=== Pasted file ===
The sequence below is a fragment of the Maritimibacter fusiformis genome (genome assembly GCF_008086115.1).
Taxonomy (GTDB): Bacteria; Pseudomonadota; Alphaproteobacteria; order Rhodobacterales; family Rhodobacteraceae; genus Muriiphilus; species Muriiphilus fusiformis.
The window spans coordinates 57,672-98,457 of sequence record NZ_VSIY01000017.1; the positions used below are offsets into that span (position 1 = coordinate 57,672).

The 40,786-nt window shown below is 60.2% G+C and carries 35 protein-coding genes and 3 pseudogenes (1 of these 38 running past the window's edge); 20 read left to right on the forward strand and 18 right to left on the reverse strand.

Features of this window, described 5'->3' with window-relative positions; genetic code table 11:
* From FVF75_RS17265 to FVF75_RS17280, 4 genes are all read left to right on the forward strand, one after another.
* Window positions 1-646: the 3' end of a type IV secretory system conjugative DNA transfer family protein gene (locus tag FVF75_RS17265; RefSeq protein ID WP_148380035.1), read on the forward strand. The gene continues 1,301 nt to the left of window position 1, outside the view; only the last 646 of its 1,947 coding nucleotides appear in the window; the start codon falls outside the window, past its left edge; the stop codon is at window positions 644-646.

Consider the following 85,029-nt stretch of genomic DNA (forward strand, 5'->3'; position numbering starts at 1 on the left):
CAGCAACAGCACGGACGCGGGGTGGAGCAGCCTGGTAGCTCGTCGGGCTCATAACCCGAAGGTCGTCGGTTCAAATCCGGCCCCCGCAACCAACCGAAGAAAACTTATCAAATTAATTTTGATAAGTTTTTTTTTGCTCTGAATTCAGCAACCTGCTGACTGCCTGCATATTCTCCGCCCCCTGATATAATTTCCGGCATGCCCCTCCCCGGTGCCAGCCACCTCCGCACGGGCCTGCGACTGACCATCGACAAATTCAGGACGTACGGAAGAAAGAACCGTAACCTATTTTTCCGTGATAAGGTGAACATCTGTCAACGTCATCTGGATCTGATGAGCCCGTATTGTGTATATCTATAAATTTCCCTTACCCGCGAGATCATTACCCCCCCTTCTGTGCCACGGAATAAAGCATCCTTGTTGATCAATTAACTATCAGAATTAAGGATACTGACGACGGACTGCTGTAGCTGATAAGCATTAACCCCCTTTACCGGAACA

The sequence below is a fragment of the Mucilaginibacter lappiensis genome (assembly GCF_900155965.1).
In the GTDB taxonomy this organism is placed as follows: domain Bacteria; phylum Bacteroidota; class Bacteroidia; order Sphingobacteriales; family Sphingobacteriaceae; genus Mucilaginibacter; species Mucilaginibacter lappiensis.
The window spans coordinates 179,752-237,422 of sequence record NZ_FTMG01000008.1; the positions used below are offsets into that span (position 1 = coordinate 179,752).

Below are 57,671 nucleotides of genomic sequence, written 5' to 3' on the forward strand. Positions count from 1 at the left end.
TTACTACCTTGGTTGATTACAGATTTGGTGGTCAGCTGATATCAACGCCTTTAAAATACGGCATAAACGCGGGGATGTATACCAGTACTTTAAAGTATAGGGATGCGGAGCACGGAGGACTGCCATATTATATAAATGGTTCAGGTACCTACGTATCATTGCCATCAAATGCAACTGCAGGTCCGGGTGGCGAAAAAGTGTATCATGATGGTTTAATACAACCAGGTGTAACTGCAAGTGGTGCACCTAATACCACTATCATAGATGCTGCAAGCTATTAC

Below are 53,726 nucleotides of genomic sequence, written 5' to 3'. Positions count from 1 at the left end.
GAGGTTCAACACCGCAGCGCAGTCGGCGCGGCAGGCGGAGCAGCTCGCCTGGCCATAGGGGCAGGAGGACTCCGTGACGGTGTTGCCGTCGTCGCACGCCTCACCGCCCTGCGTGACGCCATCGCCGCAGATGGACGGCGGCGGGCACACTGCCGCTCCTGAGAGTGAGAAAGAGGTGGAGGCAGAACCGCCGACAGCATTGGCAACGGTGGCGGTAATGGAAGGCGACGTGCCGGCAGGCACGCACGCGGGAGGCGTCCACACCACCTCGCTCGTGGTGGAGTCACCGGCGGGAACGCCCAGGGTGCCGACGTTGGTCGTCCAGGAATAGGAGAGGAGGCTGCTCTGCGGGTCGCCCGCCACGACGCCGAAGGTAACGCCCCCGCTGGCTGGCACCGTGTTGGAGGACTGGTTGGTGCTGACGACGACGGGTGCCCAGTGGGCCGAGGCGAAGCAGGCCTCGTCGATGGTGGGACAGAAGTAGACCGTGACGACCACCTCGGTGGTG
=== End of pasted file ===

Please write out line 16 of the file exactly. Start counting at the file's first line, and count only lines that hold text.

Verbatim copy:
GAGGTTCAACACCGCAGCGCAGTCGGCGCGGCAGGCGGAGCAGCTCGCCTGGCCATAGGGGCAGGAGGACTCCGTGACGGTGTTGCCGTCGTCGCACGCCTCACCGCCCTGCGTGACGCCATCGCCGCAGATGGACGGCGGCGGGCACACTGCCGCTCCTGAGAGTGAGAAAGAGGTGGAGGCAGAACCGCCGACAGCATTGGCAACGGTGGCGGTAATGGAAGGCGACGTGCCGGCAGGCACGCACGCGGGAGGCGTCCACACCACCTCGCTCGTGGTGGAGTCACCGGCGGGAACGCCCAGGGTGCCGACGTTGGTCGTCCAGGAATAGGAGAGGAGGCTGCTCTGCGGGTCGCCCGCCACGACGCCGAAGGTAACGCCCCCGCTGGCTGGCACCGTGTTGGAGGACTGGTTGGTGCTGACGACGACGGGTGCCCAGTGGGCCGAGGCGAAGCAGGCCTCGTCGATGGTGGGACAGAAGTAGACCGTGACGACCACCTCGGTGGTG